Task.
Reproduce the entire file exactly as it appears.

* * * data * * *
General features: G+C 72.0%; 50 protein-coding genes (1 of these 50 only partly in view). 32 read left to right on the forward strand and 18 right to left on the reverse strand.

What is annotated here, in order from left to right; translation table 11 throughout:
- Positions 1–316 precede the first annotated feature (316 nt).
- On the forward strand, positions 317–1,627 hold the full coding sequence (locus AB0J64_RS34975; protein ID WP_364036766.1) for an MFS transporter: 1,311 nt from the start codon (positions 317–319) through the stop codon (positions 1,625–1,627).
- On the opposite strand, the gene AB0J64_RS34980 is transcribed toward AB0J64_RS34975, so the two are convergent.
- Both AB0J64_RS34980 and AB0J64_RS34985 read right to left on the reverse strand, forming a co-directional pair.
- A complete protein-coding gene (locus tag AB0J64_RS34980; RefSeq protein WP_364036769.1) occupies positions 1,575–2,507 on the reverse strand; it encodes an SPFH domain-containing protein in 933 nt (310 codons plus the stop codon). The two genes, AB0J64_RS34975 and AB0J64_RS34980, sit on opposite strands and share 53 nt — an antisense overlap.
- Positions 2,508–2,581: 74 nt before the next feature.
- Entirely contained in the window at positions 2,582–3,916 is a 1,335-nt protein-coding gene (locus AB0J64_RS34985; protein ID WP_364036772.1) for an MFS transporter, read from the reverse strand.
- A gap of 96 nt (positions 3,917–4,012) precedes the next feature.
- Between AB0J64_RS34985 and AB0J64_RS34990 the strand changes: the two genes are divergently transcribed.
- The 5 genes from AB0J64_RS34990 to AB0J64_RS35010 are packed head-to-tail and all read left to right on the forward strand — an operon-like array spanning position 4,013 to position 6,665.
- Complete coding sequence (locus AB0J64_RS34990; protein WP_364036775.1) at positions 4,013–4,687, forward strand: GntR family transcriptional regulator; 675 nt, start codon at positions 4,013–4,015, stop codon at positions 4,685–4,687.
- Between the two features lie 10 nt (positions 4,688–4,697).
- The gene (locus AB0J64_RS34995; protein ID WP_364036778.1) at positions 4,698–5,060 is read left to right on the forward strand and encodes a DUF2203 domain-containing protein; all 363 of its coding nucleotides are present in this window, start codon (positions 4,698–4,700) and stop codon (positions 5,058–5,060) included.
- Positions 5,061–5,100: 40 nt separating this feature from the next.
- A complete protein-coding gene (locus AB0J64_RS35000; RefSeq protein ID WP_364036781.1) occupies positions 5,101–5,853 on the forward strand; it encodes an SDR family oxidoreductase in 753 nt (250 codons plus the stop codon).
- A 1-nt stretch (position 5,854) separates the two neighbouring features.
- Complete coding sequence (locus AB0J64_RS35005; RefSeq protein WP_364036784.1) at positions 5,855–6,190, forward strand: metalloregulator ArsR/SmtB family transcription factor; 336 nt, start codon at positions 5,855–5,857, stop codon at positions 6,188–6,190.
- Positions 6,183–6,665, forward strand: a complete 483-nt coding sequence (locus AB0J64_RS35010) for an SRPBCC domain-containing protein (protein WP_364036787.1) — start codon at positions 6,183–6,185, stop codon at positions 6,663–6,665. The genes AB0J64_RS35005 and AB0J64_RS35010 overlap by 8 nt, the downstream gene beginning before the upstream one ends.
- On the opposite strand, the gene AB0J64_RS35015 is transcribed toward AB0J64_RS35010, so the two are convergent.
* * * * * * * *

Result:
General features: G+C 72.0%; 50 protein-coding genes (1 of these 50 only partly in view). 32 read left to right on the forward strand and 18 right to left on the reverse strand.

What is annotated here, in order from left to right; translation table 11 throughout:
- Positions 1–316 precede the first annotated feature (316 nt).
- On the forward strand, positions 317–1,627 hold the full coding sequence (locus AB0J64_RS34975; protein ID WP_364036766.1) for an MFS transporter: 1,311 nt from the start codon (positions 317–319) through the stop codon (positions 1,625–1,627).
- On the opposite strand, the gene AB0J64_RS34980 is transcribed toward AB0J64_RS34975, so the two are convergent.
- Both AB0J64_RS34980 and AB0J64_RS34985 read right to left on the reverse strand, forming a co-directional pair.
- A complete protein-coding gene (locus tag AB0J64_RS34980; RefSeq protein WP_364036769.1) occupies positions 1,575–2,507 on the reverse strand; it encodes an SPFH domain-containing protein in 933 nt (310 codons plus the stop codon). The two genes, AB0J64_RS34975 and AB0J64_RS34980, sit on opposite strands and share 53 nt — an antisense overlap.
- Positions 2,508–2,581: 74 nt before the next feature.
- Entirely contained in the window at positions 2,582–3,916 is a 1,335-nt protein-coding gene (locus AB0J64_RS34985; protein ID WP_364036772.1) for an MFS transporter, read from the reverse strand.
- A gap of 96 nt (positions 3,917–4,012) precedes the next feature.
- Between AB0J64_RS34985 and AB0J64_RS34990 the strand changes: the two genes are divergently transcribed.
- The 5 genes from AB0J64_RS34990 to AB0J64_RS35010 are packed head-to-tail and all read left to right on the forward strand — an operon-like array spanning position 4,013 to position 6,665.
- Complete coding sequence (locus AB0J64_RS34990; protein WP_364036775.1) at positions 4,013–4,687, forward strand: GntR family transcriptional regulator; 675 nt, start codon at positions 4,013–4,015, stop codon at positions 4,685–4,687.
- Between the two features lie 10 nt (positions 4,688–4,697).
- The gene (locus AB0J64_RS34995; protein ID WP_364036778.1) at positions 4,698–5,060 is read left to right on the forward strand and encodes a DUF2203 domain-containing protein; all 363 of its coding nucleotides are present in this window, start codon (positions 4,698–4,700) and stop codon (positions 5,058–5,060) included.
- Positions 5,061–5,100: 40 nt separating this feature from the next.
- A complete protein-coding gene (locus AB0J64_RS35000; RefSeq protein ID WP_364036781.1) occupies positions 5,101–5,853 on the forward strand; it encodes an SDR family oxidoreductase in 753 nt (250 codons plus the stop codon).
- A 1-nt stretch (position 5,854) separates the two neighbouring features.
- Complete coding sequence (locus AB0J64_RS35005; RefSeq protein WP_364036784.1) at positions 5,855–6,190, forward strand: metalloregulator ArsR/SmtB family transcription factor; 336 nt, start codon at positions 5,855–5,857, stop codon at positions 6,188–6,190.
- Positions 6,183–6,665, forward strand: a complete 483-nt coding sequence (locus AB0J64_RS35010) for an SRPBCC domain-containing protein (protein WP_364036787.1) — start codon at positions 6,183–6,185, stop codon at positions 6,663–6,665. The genes AB0J64_RS35005 and AB0J64_RS35010 overlap by 8 nt, the downstream gene beginning before the upstream one ends.
- On the opposite strand, the gene AB0J64_RS35015 is transcribed toward AB0J64_RS35010, so the two are convergent.